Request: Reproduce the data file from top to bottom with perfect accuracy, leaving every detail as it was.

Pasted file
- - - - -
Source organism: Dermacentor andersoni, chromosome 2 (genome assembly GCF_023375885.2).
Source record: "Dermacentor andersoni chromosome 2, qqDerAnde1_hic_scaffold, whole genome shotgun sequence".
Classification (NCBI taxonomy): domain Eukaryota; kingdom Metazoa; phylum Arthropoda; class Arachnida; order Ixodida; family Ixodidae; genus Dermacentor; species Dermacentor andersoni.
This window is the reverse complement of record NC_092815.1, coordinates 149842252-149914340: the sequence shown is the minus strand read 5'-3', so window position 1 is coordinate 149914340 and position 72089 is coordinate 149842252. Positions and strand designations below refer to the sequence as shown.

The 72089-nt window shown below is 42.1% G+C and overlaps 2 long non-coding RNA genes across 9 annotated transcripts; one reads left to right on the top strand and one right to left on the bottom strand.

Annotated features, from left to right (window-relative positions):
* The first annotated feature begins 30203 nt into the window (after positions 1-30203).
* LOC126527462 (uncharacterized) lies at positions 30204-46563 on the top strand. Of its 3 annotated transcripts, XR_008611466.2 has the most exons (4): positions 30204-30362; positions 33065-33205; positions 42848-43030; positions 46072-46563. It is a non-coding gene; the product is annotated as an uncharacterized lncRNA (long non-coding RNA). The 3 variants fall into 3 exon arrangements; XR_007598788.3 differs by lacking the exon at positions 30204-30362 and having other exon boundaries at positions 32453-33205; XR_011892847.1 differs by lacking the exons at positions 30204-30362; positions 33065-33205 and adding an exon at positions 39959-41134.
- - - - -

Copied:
Source organism: Dermacentor andersoni, chromosome 2 (genome assembly GCF_023375885.2).
Source record: "Dermacentor andersoni chromosome 2, qqDerAnde1_hic_scaffold, whole genome shotgun sequence".
Classification (NCBI taxonomy): domain Eukaryota; kingdom Metazoa; phylum Arthropoda; class Arachnida; order Ixodida; family Ixodidae; genus Dermacentor; species Dermacentor andersoni.
This window is the reverse complement of record NC_092815.1, coordinates 149842252-149914340: the sequence shown is the minus strand read 5'-3', so window position 1 is coordinate 149914340 and position 72089 is coordinate 149842252. Positions and strand designations below refer to the sequence as shown.

The 72089-nt window shown below is 42.1% G+C and overlaps 2 long non-coding RNA genes across 9 annotated transcripts; one reads left to right on the top strand and one right to left on the bottom strand.

Annotated features, from left to right (window-relative positions):
* The first annotated feature begins 30203 nt into the window (after positions 1-30203).
* LOC126527462 (uncharacterized) lies at positions 30204-46563 on the top strand. Of its 3 annotated transcripts, XR_008611466.2 has the most exons (4): positions 30204-30362; positions 33065-33205; positions 42848-43030; positions 46072-46563. It is a non-coding gene; the product is annotated as an uncharacterized lncRNA (long non-coding RNA). The 3 variants fall into 3 exon arrangements; XR_007598788.3 differs by lacking the exon at positions 30204-30362 and having other exon boundaries at positions 32453-33205; XR_011892847.1 differs by lacking the exons at positions 30204-30362; positions 33065-33205 and adding an exon at positions 39959-41134.